President Donald Trump hosted a Hanukkah celebration at the White House on Wednesday, condemning another antisemitic attack in the United States.
“Yesterday two wicked murderers opened fire at a kosher supermarket and killed four innocent souls including a brave police officer who faced down the shooter,” Trump said.
The president condemned the shooting attack Tuesday in a Kosher market in Jersey City, New Jersey.
“With one heart America weeps for the lives lost, with one voice we vow to crush the monstrous evil of antisemitism whenever and wherever it appears,” Trump said.
One of the suspects was linked to the Black Hebrew Israelites, a hate group, according to reports.
The president also welcomed Army Veteran Oscar Stewart and Border Patrol Agent Jonathan Morales to the event, thanking them for their heroic actions to stop a mass shooting at a synagogue in California in April.
Stewart spoke at the event, choking up while recalling scripture and thanking the president for his actions to protect people of faith:
America is a nation of many, many, people and we need to remember, whatever God that you pray to, whatever religion you practice, we are all Americans and we need to love each other and we will conquer hate.
Other guests included lawyer Alan Dershowitz, New England Patriots owner Robert Kraft, and Evangelical Pastor Robert Jeffress.
Trump also welcomed 102-year-old Rosalee Glass, a Holocaust survivor who came to America after World War II.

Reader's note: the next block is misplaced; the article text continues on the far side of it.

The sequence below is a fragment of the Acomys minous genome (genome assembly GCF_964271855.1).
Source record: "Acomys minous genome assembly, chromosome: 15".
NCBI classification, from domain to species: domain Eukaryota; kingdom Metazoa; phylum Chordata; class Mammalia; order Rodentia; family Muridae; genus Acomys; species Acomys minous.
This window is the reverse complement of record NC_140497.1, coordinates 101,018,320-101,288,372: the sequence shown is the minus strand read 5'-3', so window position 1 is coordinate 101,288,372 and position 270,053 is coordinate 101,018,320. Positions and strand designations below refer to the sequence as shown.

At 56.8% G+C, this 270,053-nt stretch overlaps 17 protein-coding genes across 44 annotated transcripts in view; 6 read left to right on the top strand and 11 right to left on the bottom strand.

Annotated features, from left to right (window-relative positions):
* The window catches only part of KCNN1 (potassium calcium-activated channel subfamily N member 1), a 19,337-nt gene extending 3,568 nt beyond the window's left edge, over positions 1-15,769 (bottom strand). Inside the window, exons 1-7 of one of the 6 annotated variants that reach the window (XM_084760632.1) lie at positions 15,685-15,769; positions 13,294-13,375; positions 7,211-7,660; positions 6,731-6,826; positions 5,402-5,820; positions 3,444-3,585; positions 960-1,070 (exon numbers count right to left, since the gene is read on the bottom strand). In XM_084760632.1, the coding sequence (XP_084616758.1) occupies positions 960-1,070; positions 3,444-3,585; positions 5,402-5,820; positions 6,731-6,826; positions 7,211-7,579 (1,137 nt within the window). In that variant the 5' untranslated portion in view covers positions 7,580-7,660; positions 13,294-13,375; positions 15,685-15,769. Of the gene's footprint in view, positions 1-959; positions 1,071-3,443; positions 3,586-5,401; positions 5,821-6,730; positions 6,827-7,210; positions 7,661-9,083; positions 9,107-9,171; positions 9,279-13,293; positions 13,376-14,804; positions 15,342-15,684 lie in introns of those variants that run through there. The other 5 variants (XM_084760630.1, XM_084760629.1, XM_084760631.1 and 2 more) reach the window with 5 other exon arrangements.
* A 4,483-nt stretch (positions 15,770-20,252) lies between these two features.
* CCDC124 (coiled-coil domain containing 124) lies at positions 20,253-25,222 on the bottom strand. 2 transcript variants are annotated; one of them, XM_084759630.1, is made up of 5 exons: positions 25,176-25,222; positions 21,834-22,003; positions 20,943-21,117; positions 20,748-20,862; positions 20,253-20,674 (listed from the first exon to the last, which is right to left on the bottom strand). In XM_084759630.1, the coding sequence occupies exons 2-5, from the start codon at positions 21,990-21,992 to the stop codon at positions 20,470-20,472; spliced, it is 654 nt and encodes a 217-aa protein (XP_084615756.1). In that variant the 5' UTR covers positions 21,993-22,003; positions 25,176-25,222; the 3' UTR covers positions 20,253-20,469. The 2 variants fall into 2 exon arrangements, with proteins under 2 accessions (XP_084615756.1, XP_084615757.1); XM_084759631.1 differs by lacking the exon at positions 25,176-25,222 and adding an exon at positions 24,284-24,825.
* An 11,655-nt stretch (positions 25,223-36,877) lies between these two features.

“In honor of Rosalee and the millions of Jews who suffered unthinkable persecution, we renew our pledge now and always, ‘Never again.'”
Trump also invited a 12-year-old boy, Austin Polanski from San Francisco, who wrote him a letter about the meaning of Hanukkah.
Trump signed an executive order at the reception extending Title VI protections of the Civil Rights Act of 1964 to cover Jewish students on college campuses. He said:
This is our message to universities, if you want to accept the tremendous federal dollars that you get every year, you must reject anti-Semitism, it’s very simple. My administration will never tolerate the suppression or persecution or silencing of the Jewish people.
The president signed the document and presented several pens from the ceremony to those gathered for the event.
Dershowitz hailed the signing of the executive order as one of the most significant moments in history in the ongoing fight against antisemitism:
It is a game-changer, it will go down in history as one of the most important events in the 2000-year battle against antisemitism. You will be remembered by history for all time for having signed this very important order.
The crowd shouted “Four more years!” as the president left the event.